There are a lot many websites out there which will tell you how great these softwares are… and I would tend to agree with most of them. OF, THL and iCal – together make my task management collection process very easy. Both OF and THL have a quick-input panel, so as soon as I remember something, all I have to do is hit the keyboard shortcut key and put it into either my inbox, or a project or a context. I have set up both these task managers to sync with my iCal.
Now, some of you may be wondering – What’s with the iCal?
Well, my iCal also syncs with publishes some of my shared and un-shared calendars to Google Calendar via a nifty little preference pane called BusySync.
And the best part ever – I get to see a cool list of all my Tasks and Events on my Desktop via iCalBuddy and GeekTool. iCalBuddy is a nifty little shell script which I can run via GeekTool to display my Tasks and Events on my Desktop. And since I have spent some time playing around with the icalBuddy Localization PList files and the iCalBuddy Config PList files, I can also get a nice, multi-colored display on the Desktop too!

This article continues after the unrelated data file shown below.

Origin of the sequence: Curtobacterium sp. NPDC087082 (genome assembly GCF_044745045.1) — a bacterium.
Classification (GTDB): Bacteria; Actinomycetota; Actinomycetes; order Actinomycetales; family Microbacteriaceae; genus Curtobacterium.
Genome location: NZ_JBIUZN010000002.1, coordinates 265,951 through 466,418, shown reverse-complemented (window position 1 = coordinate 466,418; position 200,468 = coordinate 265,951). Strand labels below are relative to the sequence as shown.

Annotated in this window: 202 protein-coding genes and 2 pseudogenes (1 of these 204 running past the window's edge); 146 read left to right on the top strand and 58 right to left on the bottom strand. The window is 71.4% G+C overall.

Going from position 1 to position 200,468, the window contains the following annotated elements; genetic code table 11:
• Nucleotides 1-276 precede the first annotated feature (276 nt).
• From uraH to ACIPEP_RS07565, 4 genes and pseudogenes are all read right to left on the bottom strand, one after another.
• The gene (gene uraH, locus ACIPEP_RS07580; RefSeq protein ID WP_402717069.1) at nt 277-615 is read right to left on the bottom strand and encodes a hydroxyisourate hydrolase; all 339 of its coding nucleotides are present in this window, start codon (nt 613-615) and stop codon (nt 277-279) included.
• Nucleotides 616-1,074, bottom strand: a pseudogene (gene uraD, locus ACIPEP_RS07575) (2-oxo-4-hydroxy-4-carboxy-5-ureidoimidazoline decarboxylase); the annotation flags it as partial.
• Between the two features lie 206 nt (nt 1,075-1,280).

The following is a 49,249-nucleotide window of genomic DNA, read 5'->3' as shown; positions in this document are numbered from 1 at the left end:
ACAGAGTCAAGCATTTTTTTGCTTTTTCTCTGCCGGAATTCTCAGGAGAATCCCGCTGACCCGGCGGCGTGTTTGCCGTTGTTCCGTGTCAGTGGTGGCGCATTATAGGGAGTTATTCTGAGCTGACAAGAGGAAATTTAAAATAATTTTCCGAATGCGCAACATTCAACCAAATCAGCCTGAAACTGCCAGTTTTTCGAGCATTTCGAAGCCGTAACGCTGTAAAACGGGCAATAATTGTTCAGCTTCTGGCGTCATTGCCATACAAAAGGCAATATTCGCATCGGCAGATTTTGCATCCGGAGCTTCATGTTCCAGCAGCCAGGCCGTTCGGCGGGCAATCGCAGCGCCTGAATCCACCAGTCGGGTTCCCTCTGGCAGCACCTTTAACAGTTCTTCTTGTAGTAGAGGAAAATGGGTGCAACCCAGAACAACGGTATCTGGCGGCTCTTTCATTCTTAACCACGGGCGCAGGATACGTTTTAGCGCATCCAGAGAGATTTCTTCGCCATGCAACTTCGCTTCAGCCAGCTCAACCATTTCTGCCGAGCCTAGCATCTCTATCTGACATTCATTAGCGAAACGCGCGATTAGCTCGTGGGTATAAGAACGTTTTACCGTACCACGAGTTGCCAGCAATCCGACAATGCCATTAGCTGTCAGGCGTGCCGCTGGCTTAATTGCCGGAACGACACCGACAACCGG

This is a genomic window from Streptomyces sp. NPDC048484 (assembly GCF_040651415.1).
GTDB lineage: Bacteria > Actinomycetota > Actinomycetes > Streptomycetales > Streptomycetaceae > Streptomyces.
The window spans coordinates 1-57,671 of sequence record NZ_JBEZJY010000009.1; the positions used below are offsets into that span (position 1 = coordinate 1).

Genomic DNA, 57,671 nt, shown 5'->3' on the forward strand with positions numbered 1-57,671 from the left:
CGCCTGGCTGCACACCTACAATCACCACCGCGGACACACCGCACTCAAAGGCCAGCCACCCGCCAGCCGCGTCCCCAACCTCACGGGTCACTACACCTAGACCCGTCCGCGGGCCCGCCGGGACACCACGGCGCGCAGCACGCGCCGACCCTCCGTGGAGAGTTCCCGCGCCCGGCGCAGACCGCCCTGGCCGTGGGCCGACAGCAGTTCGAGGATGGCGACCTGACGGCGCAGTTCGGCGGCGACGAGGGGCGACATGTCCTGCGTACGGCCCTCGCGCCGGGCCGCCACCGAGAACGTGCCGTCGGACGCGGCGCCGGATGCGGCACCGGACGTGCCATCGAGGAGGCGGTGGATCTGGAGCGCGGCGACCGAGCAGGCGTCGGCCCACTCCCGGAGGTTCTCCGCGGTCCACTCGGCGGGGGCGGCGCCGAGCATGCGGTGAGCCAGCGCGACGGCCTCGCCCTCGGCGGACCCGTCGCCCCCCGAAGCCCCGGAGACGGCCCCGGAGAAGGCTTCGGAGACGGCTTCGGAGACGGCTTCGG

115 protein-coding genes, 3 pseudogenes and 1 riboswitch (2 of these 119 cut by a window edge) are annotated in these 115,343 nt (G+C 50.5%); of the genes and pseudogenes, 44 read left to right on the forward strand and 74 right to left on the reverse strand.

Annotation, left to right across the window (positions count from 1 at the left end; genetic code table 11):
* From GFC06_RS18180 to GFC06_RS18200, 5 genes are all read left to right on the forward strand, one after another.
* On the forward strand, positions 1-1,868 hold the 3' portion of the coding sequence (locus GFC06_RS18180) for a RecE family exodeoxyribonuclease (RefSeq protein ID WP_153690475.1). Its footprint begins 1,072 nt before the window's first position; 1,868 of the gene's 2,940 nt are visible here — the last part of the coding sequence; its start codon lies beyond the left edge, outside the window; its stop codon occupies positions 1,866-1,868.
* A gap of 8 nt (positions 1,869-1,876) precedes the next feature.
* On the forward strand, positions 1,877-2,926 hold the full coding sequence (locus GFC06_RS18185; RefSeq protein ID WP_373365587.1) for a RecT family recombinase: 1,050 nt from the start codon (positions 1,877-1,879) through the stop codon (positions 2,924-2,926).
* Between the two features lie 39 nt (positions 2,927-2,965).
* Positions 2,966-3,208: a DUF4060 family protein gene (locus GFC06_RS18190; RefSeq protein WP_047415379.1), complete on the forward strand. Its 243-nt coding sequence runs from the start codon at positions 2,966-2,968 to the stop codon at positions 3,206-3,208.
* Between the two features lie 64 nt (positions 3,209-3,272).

Thus iCal sync becomes quite central to the process. Because I don’t have to go searching for my tasks here and there – I just have to look on my desktop!
There are also the other things that need to go into my Collect in baskets – these include papers and leaflets and mail that I get. I haven’t gone all out and purchased 43 folders, but I do have some of the folders set up in a filing system.
See, I usually don’t get much paper mail, because I prefer to get these things via e-mail and hence my computer becomes an effective and efficient filing system. And within that system, my folders are usually titled as ‘Active Projects’, ‘Waiting’, and ‘Someday / Maybe’.
Right, but I am getting a lot ahead of myself over here, aren’t I?
In this step, I now get to process some of the information that I have accumulated in the Collect stage. In fact, most of the information automatically gets through this stage and the next stage (Organize) when it goes through OF and THL.